elderberry syrup (with cardamom, cinnamon, echinacea, licorice, & clove)

Homemade Elderberry Syrup 3 ways! | An In-Depth Guide

When winter starts to creep in, this longtime staple in herbal medicine cabinets everywhere is welcome support for our immune systems in their battle against the seasonal sniffles. Elderberry syrup can provide year-round immune support by boosting our biological resiliency.

HERE YOU’LL FIND:

The Medicinal Benefits of Elderberry
3 Ways to Make Elderberry Syrup
Why You Should Make Your Own Elderberry Syrup
Answers to All of Your DIY Elderberry Syrup Questions
Elderberry Syrup Recipe

dried elderberries ready for making elderberry syrup

The Incredible Medicinal Benefits of Elderberry

Elderberry’s effectiveness as an immune-boosting medicine comes primarily from its high antiviral and antioxidant bioflavonoid content.

Have you heard the phrase eat the rainbow?

The vibrant colors of fruits & vegetables is largely due to plant compounds called bioflavonoids. A diet high in quantity & diversity of bioflavonoids can help to treat & prevent many of the lifestyle-related diseases we experience today.

In fact, studies show that the specific bioflavonoids in organic elderberry extract may actually help to stop viruses from entering our cells. Combined with all the other beneficial biochemicals in elderberry, the elder tree gives us berries that are not only antiviral, but also nutritive, antioxidant, and anti-inflammatory.

When is the Best Time to Take Elderberry?

Elderberry is best taken at the very onset of symptoms, just when you start to notice a little tickle in your throat or a drop in your energy. If you catch it in time, elderberry may help prevent the virus from taking hold in your body. However, if you miss that window or it doesn’t quite get the job done, elderberry may also help lessen the severity and duration of symptoms.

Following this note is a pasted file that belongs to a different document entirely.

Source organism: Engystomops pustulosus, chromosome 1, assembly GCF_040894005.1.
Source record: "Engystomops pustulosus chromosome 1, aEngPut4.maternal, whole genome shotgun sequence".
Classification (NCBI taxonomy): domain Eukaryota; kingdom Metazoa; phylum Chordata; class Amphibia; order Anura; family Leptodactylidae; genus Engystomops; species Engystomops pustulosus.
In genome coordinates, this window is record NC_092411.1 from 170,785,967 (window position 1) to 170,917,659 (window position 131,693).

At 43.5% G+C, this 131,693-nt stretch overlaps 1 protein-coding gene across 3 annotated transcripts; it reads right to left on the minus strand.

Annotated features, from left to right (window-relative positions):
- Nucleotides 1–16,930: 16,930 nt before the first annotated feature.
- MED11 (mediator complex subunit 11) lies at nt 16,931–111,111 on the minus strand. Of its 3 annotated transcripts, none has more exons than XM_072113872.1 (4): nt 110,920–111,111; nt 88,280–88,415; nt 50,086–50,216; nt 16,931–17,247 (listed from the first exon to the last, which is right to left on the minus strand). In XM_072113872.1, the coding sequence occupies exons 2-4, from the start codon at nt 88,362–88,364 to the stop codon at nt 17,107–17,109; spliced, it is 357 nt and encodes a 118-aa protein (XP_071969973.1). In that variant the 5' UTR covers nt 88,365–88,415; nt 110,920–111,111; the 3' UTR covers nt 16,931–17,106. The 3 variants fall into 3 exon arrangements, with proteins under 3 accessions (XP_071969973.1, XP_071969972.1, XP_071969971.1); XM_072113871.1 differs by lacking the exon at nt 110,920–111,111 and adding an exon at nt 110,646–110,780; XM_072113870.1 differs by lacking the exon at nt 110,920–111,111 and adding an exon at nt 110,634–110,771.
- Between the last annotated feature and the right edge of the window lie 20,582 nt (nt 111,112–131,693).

dried elderberries with dried echinacea flowers, cardamom pods, and dried astragalus root for making elderberry syrup

3 Ways to Make Elderberry Syrup

Here I’m sharing 3 ways to make elderberry syrup. They include:

  • a more classic or traditional syrup,
  • a syrup with apple cider vinegar added,
  • and another that’s my personal fave of kitchen sink medicine.

Regardless of the route you choose, I hope these options give you the confidence to use what you have, get creative, and let go of the stress of having to follow directions all the time.

Sometimes recipes can be so stressful. But the fact is, there’s more than one way to get something done, especially in the kitchen.

And naturally, the ingredients and herbs used in these syrups all stand alone as powerful immune-boosting medicines.

IngredientNutritional
Benefits
Medicinal
Benefits
AstragalusNo info found
(not a food plant)
Antiviral
Adaptogen
Antioxidant
Anti-inflammatory
Protects liver function
Protects kidney function
Promotes tissue regeneration
Supports & builds immunity
Tonic to the immune system
Tonic to cardiovascular system
CardamomGood source of potassium,
calcium, magnesium, phosphorus,
& vitamin C
Tonic
Nervine
Expectorant
Carminative
Antibacterial
Decongestant
Antispasmodic
Anti-inflammatory
CinnamonExcellent source of
manganese & fiber; very good source of calcium
Antiviral
Astringent
Anti-fungal
Expectorant
Antibacterial
Antispasmodic
Anti-inflammatory
ClovesExcellent source of manganese;
very good source of vitamin K
& dietary fiber; good source of
iron, magnesium, & calcium
Antiviral
Nutritive
Antifungal
Antioxidant
Carminative
Expectorant
Antibacterial
Pain relieving
Antispasmodic
Anti-inflammatory
EchinaceaNo info found
(not a food plant)
Antiviral
Anti-fungal
Antibacterial
Anti-inflammatory
Immunomodulator
Stimulates white blood cells (immune response)
ElderberryHigh in vitamins A & C (berries)
High in quercetin & bioflavonoids (that may
help reduce allergy symptoms)
Antiviral
Nutritive
Alterative
Antioxidant
Mild laxative
Anti-inflammatory
Licorice RootNo info found
(not a food plant)
Antiviral
Nutritive
Demulcent
Antioxidant
Antibacterial
Anti-allergenic
Liver protectant
Anti-inflammatory
Immunomodulator
Honey, rawHigh nutrient profile that
includes B vitamins, calcium,
copper, iron, magnesium,
phosphorus, potassium, & zinc
Anti-fungal
Antioxidant
Antibacterial
Calming & conditioning for skin/hair

Why Homemade Elderberry Syrup?

As you may have noticed, elderberry syrup is everywhere these days. And if you’re anything like me and your favorite question is why?, then you might also wonder why syrup? Why not just tea or even capsules?